The remains of a pressure cooker that investigators say was...

The remains of a pressure cooker that investigators say was part of one of the bombs that exploded during the Boston Marathon is shown in this image provided by the FBI. (April 16, 2013) Credit: AP

BOSTON -- The nail-packed twin bombs that killed three and injured more than 170 at Monday's marathon here resemble the household kitchen appliance retrofitted by terrorists around the world to inflict carnage on the cheap, experts say: the pressure cooker.

"Make A Bomb in the kitchen of your Mom" was the title of a 2010 how-to article in the al-Qaida online propaganda magazine -- edited by Samir Khan, an expat, later assassinated, who grew up on Long Island -- that schooled aspiring killers.

The device the article describes is similar to common roadside bombs and possibly the ones used in Boston, said a federal law enforcement official familiar with the investigation who spoke on the condition of anonymity.

But at a news conference Tuesday, the head of the Boston FBI office, Richard DesLauriers, said investigators don't know who bears blame for the attacks.

"At this time, there are no claims of responsibility," he said. "The range of suspect and motive remain wide open."

A preliminary analysis of the bombs, which went off near the race's finish line on Boylston Street, suggests they are similar to the improvised explosive devices found in war-torn regions like Iraq and Afghanistan, the law enforcement official said.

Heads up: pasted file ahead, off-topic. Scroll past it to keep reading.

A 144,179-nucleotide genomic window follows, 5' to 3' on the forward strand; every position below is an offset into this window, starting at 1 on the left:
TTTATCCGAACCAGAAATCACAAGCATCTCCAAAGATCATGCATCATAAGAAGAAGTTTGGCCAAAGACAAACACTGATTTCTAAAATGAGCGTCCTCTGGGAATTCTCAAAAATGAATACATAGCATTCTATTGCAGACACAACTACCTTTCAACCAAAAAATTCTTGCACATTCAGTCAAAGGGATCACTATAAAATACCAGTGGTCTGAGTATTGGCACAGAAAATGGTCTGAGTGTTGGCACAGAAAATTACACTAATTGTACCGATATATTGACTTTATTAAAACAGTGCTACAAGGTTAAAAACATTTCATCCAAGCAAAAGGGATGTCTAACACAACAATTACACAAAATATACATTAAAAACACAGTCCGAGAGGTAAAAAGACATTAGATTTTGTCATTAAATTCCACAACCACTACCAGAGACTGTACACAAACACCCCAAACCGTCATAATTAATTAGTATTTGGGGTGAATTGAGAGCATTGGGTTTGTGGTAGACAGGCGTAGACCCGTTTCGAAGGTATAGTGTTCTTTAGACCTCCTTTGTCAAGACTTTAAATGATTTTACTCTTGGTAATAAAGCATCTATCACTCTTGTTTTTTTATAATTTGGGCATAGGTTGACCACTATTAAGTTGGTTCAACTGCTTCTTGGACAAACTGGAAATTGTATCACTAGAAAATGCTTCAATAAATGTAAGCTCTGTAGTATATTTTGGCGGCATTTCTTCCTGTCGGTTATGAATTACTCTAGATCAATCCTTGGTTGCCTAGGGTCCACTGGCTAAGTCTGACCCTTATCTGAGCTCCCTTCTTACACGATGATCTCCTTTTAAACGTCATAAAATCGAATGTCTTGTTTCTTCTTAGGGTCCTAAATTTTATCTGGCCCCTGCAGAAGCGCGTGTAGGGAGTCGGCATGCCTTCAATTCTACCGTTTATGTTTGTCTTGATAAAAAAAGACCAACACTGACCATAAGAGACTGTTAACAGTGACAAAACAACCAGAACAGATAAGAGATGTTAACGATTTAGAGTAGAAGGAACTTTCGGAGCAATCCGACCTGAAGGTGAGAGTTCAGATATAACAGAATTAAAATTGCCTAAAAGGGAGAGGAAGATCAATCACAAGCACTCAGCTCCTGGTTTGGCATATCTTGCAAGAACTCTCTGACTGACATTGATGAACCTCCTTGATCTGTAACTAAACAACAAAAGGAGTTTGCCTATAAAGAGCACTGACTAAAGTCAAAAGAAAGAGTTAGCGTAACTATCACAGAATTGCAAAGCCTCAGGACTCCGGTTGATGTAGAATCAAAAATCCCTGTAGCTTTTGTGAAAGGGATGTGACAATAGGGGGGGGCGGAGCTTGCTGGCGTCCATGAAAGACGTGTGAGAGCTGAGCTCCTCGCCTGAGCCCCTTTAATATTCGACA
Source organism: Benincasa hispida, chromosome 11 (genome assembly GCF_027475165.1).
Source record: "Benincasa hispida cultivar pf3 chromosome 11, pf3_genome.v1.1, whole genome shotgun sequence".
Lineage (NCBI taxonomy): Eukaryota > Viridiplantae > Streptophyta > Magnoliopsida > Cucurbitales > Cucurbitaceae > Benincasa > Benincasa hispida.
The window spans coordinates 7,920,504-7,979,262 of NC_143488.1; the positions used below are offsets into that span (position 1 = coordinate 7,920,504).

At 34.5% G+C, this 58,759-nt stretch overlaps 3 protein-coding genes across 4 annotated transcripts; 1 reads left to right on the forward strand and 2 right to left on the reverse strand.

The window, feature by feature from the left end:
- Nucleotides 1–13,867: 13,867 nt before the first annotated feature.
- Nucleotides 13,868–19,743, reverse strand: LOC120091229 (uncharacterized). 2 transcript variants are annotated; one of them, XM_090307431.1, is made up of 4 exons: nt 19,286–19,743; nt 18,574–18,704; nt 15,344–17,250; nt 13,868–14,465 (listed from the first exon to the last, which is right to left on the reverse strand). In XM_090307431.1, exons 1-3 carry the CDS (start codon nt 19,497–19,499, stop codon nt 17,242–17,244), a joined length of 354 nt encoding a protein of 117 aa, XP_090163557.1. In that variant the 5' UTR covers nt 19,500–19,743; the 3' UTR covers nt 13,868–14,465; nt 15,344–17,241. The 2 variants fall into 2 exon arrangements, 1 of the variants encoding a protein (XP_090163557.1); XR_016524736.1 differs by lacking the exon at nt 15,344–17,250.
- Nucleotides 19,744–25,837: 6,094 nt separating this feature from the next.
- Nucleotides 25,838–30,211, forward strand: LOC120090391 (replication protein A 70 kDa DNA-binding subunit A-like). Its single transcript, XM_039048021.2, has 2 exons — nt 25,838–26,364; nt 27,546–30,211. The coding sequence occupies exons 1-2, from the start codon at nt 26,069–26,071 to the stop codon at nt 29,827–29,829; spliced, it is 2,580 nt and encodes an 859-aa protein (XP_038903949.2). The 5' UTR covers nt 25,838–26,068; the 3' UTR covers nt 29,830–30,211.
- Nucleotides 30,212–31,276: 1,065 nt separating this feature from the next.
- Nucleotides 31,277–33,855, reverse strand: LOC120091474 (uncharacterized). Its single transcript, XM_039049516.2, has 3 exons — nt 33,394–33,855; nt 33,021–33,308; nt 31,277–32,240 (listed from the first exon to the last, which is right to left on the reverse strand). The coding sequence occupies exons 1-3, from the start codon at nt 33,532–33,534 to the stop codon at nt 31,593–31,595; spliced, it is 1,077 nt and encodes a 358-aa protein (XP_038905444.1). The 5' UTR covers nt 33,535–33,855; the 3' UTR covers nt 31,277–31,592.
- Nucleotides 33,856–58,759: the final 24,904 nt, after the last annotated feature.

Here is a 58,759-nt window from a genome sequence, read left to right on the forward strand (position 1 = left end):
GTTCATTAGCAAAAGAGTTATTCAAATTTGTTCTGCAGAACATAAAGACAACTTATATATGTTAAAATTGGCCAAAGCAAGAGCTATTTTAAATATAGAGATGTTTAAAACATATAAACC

"The shrapnel, the simplicity of it -- it's something right out of the Iraq War. A basic roadside bomb," the official said.

That "basic bomb" can be seen in the design of the Boston bombs, the law enforcement official said: pressure cookers stuffed with nails, ball bearings and other projectiles, and hidden in black duffel bags left near the 26.2 mile mark in the race.

What appear to be fragments from a pressure cooker were recovered at the scene, along with BBs, nails and black-nylon fragments possibly from a bag used to house the device, the FBI said.

Black explosive powder and a circuit board believed to have been used to detonate the bombs were also found, the federal official said.

Similar explosives have been used in third-world hot spots from South Asia to the Persian Gulf, and one of the devices used in the botched bombing of Times Square in May 2010 employed a pressure cooker.

The Pakistani Taliban, which claimed blame for the 2010 Times Square attempt, said it had no role in the Boston attack, according to The Associated Press.

A 2010 bulletin issued by the Department of Homeland Security and the FBI warned pressure-cooker bombs are as easy to transport as they are to conceal.

"Terrorists can exploit the innocuous appearance of easily transportable items such as pressure cookers to conceal IED components," the alert said. "Placed carefully, such devices provide little or no indication of an impending attack."

That some victims lost limbs in the blast puts the device "into a powerful class," said John Goodpaster, head of the forensic science program at Indiana University-Purdue University, and former chemist with the federal bureau of Alcohol, Tobacco, Firearms and Explosives.

Goodpaster said the blasts appeared to be from a "high explosive of some kind, military explosive, commercial explosive or improvised explosive."

Spectator John Hess Jr. of Boston said his sister Kara lost part of her leg in the blast. "The metal just sliced through her. I'm in shock," he said. "You don't think this will happen at home."

With Anthony DeStefano

and Chau Lam

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